3. Understand cloud infrastructure system management capabilities required to support process automation (e.g., ability to detect environmental changes, process throughput monitoring capability) and implement if required.
  4. Identify ALL processes required to support automated provisioning (e.g., instantiation, governance, approval) to create a process portfolio.
  5. Identify the common process automation characteristics that exist across the process portfolio (e.g., self configuration, self healing, self audit and metric analysis). Note that process characteristics are unique, high-level identifiers of automation across the portfolio.
  6. Identify the common attributes that the process characteristics share. These are more granular than process characteristics and thus may be common to more than one characteristic in the same process.
  7. Identify the metrics available for each process in the portfolio, and apply a maturity assessment based on their ability to be measured and utilized. Metric maturity is an essential part of the assessment process as it determines not just the suitability of the process for automation, but also its capability to perform self optimization.

Process Assessment Weighting and Scoring
When undertaking a process assessment program, an organization needs to understand what is important and prioritize accordingly. For example, if we consider the business benefits of automation, a managed service provider would probably prioritize business benefits differently to a motor trade retail customer.

Once you’ve prioritized your processes, they can be assessed more accurately and weighted based on each identified business benefit. Prioritization and weighting is essential, and you need to carefully consider the outcomes of this exercise in order for your process assessment to reflect accurately whether processes are suitable for automation or not.

And remember, as previously mentioned avoid considering each assessment criteria in isolation. Each process characteristic and associated attribute can have a direct impact on the desired business benefit, however if its metric maturity is insufficient to support it, then the business benefit will not be fully achieved.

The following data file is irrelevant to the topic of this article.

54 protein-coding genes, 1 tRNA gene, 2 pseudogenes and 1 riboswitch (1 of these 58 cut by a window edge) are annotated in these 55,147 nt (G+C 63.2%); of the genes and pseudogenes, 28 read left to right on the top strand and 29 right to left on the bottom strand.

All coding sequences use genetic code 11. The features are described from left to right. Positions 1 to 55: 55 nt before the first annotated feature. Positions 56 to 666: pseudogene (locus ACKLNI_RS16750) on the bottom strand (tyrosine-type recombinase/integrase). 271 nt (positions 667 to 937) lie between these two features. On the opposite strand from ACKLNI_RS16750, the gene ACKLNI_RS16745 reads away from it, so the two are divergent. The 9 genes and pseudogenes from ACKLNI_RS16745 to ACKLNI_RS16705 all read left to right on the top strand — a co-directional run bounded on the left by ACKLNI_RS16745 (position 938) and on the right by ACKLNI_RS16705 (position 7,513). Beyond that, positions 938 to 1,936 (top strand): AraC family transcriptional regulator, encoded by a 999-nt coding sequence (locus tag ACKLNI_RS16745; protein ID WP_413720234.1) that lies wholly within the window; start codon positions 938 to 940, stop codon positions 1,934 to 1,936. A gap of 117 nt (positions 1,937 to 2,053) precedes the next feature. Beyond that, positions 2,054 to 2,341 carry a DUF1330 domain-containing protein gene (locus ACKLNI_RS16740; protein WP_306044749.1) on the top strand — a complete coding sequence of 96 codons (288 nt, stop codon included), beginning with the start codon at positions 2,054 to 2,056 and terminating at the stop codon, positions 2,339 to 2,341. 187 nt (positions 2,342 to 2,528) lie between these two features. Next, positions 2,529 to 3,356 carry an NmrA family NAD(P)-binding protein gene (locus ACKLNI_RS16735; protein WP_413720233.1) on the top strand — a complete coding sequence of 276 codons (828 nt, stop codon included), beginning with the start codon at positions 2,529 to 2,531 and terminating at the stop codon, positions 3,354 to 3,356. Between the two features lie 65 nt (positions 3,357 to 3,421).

For example, let’s say that you have identified that a business process you wish to automate has a self-healing characteristic. One of the attributes the characteristic possesses is the ability to perform dynamic adjustment based on real-time process metrics. The characteristic and attribute would lead you to expect the realize benefits such as reduced cycle time, reduced OpEx, consistent quality of service, and improved staff retention.

However, although you’ve identified the metrics required to meet the characteristic and attribute needs, they are neither measured or acted upon. Consequently, because the metric maturity level is low, then the expected business benefit realization capability is also lowered.

Figure 1 below shows a small sample of the assessment of a process in relation to a single process characteristic, common attributes, anticipated business benefits and their weighting and the impact that a poor metric maturity has on their capability to deliver the anticipated business benefit.

Figure 1. Assessment displaying impact of low metric maturity

Contrast this to Figure 2 below, which assesses a process with exactly the same characteristics, attributes, business benefits, but has supporting management capabilities and consequently much improved metric maturity:

Figure 2. Assessment displaying impact of high metric maturity

Based on this small data sample, the process in Figure 2 is a more likely candidate for process automation. The assessment process also then identifies, and allows the IT organization to focus on, areas of remediation needed to optimize processes to enable them to be suitable automation candidates.

The result is the IT organization is able to realize not just the business benefits that have been promised by automation more effectively, but they are also able to set realistic expectations with the business, which brings benefits all of its own.

In summary, automation is not the “silver bullet” for broken or inefficient processes. IT leaders need to consider expected business benefits in conjunction with process characteristics, attributes, and metrics and in the context of what is important to the business. By assessing the suitability of a process for automation, you can save the cost of a failed project and disappointed stakeholders. Finally, you should not undertake any provisioning process project in isolation to other operations transformation projects, such as organization structure and implementation of cloud service management capabilities.

I will discuss the steps to success mentioned above in more detail in my next blog.